Highclere in the Autumn

Thank you to those who joined us on Saturday October 9th or Sunday October 10th for the Highclere Castle Festival. We were extraordinarily lucky with the weather, and even more fortunate to have some brilliant speakers over the course of the weekend. We will be releasing some video clips in due course.

We very much hope you enjoyed “Christmas at Highclere” on Channel 4, and felt that some team Highclere contributed some memorable lines rather in the vogue of Downton Abbey. We welcome Christmas events from late November until December 21st and we end with a wonderful performance of a Christmas Carol by Gerald Dickens. We have posted our Wintertime and Springtime tours as well as the general admission tickets for Easter and summer.  

If you have booked tickets and would like to reserve a manual wheelchair, please do email [email protected]. Pushchairs for babies and toddlers are most useful for the gardens and may be left at the entrance hall whilst you tour the Castle at which point, we would ask you to carry or hold fast to small childrens' hands!  Again this year, neither dogs nor picnics are permitted in the gardens (guide dogs excepted). For any further useful information please click here

We hope you will find many different tours to tempt you, and we very much look forward to seeing you. Tickets for all of the above can be found on our ticketing website and, again, we ask that you book in advance of your visit.

With all Best Wishes,

The Earl and Countess of Carnarvon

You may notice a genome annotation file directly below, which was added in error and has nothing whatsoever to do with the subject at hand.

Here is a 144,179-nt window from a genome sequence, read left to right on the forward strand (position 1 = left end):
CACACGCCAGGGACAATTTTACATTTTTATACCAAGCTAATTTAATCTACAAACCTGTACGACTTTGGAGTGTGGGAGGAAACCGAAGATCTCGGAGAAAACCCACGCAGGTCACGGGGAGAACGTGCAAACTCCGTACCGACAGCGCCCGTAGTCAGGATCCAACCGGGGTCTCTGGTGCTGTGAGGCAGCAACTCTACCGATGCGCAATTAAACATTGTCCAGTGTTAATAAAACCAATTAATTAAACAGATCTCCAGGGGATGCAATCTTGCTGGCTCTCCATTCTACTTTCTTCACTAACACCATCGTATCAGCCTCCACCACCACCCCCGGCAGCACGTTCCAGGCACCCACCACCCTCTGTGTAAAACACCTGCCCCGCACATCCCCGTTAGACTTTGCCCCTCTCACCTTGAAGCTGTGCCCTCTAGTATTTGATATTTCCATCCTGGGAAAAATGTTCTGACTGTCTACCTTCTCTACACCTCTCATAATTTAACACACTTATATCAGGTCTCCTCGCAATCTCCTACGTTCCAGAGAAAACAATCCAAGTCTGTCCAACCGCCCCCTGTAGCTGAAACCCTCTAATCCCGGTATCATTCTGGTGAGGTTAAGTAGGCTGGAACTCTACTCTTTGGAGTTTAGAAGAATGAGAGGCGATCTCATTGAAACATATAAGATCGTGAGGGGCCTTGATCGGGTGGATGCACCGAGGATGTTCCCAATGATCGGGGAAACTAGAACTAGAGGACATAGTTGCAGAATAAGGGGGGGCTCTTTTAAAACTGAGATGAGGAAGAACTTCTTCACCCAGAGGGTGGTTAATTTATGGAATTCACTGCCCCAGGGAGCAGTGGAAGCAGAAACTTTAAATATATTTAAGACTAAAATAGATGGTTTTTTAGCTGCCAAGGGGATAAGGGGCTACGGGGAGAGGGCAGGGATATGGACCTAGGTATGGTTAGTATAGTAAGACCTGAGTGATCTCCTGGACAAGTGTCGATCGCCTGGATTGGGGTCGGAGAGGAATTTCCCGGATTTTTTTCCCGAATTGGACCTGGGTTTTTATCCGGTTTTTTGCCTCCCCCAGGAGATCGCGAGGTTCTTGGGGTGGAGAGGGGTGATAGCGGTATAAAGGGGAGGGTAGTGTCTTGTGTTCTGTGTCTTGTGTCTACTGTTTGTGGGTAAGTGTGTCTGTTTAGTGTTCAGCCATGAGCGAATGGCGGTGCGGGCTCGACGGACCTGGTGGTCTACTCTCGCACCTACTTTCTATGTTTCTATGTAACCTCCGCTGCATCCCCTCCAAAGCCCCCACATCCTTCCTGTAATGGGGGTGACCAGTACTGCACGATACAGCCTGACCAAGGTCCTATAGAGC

The first written records of the estate date back to 749 when an Anglo-Saxon King granted the estate to the Bishops of Winchester. Bishop William of Wykeham built a beautiful medieval palace and gardens in the park. Later on, the palace was rebuilt as Highclere Place House in 1679 when it was purchased by Sir Robert Sawyer, the direct ancestor of the current Earl of Carnarvon.  In 1842, Sir Charles Barry, who also designed the Houses of Parliament, transformed Highclere House into the present day Highclere Castle.

During the First World War, Highclere Castle was converted into a hospital for wounded soldiers run by the 5th Countess of Carnarvon. Throughout the Second World War, Highclere Castle was home to  children evacuated from London.

There are between 250 and 300 rooms in the Castle and during your tour you will explore the main state rooms so familiar from "Downton Abbey". You will see some of the bedrooms after which you will follow the stairs down to the cellars and old staff quarters where you will find the Egyptian Exhibition, celebrating the 5th Earl of Carnarvon's discovery of the tomb of Tutankhamun.